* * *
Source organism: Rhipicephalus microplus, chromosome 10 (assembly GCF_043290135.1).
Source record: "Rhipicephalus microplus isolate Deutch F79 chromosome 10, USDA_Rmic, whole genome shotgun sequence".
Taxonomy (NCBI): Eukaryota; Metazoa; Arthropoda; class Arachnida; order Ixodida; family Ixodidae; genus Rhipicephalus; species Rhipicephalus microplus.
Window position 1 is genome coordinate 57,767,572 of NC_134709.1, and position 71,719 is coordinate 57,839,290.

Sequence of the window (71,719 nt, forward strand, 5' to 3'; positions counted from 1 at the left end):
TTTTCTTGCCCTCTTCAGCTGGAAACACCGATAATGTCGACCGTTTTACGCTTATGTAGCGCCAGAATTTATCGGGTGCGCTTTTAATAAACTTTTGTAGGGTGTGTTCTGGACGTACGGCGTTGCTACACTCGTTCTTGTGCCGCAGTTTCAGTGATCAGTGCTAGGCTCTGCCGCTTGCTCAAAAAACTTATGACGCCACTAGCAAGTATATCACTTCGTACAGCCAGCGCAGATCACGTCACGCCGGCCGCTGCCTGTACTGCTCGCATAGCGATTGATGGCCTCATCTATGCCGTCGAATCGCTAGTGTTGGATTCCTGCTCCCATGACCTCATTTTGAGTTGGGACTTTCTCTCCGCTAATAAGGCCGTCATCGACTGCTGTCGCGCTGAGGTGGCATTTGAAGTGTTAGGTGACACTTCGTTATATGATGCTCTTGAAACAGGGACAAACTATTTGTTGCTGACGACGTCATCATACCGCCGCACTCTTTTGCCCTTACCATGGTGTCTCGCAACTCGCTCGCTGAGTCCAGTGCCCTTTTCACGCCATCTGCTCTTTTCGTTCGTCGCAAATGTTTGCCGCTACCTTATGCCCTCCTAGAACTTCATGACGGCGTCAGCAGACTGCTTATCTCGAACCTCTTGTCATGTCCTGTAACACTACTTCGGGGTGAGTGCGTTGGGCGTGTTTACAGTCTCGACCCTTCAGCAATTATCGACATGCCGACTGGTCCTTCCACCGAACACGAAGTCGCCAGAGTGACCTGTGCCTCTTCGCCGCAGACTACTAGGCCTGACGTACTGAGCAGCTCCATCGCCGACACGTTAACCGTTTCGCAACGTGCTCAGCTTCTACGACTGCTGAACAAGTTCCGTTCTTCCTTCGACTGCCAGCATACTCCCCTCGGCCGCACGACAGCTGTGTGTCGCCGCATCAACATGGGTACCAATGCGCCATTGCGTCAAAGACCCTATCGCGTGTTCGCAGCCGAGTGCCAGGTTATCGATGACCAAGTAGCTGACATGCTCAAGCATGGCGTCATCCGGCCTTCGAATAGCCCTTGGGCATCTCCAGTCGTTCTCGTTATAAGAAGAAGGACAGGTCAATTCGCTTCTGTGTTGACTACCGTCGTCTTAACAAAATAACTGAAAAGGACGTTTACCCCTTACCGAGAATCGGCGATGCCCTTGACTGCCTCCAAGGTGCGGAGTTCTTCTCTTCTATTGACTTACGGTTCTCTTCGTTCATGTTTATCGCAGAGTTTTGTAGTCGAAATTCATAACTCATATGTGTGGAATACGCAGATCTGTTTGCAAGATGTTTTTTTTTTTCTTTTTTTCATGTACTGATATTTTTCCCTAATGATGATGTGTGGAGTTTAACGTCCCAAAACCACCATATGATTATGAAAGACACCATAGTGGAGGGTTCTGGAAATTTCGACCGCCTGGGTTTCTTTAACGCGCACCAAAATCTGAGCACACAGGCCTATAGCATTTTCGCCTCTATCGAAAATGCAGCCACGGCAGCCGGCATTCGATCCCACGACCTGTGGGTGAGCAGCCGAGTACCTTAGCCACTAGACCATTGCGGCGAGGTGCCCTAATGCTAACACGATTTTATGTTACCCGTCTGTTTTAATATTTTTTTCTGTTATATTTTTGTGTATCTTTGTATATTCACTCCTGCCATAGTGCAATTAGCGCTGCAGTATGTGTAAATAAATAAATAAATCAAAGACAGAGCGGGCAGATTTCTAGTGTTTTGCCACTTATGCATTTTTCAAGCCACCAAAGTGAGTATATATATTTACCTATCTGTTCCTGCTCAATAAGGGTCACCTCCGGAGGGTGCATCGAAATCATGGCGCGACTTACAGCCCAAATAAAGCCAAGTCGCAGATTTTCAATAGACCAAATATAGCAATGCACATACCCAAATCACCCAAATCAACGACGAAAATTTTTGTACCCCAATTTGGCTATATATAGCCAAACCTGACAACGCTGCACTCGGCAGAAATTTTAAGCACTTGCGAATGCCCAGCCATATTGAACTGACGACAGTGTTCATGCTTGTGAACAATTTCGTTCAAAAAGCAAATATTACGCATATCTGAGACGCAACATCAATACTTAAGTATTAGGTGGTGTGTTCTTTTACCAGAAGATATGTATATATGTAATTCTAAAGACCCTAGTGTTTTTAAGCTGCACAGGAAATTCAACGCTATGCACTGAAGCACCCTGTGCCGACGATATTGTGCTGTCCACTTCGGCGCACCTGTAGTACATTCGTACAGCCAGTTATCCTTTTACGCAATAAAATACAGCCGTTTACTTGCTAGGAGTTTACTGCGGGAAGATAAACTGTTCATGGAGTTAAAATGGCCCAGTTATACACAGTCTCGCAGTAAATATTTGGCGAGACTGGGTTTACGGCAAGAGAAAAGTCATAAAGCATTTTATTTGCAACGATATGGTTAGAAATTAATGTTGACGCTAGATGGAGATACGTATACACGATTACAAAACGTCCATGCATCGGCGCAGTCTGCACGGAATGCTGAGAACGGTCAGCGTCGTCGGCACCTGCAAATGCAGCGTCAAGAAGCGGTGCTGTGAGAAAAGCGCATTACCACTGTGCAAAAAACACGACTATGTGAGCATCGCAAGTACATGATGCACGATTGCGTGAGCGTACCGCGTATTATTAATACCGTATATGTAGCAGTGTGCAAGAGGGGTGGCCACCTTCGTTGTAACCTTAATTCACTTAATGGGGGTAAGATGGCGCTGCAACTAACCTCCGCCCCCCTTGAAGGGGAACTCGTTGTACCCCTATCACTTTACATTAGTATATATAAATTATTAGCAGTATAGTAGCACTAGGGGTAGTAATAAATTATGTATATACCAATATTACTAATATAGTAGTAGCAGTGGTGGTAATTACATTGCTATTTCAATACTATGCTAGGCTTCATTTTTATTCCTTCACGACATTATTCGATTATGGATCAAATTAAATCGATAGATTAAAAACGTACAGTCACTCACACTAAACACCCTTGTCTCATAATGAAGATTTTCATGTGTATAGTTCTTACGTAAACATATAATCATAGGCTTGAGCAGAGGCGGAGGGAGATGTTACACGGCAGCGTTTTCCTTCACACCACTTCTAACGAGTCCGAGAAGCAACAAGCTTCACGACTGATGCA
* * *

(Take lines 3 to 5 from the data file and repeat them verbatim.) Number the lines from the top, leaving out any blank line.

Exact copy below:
Taxonomy (NCBI): Eukaryota; Metazoa; Arthropoda; class Arachnida; order Ixodida; family Ixodidae; genus Rhipicephalus; species Rhipicephalus microplus.
Window position 1 is genome coordinate 57,767,572 of NC_134709.1, and position 71,719 is coordinate 57,839,290.

Sequence of the window (71,719 nt, forward strand, 5' to 3'; positions counted from 1 at the left end):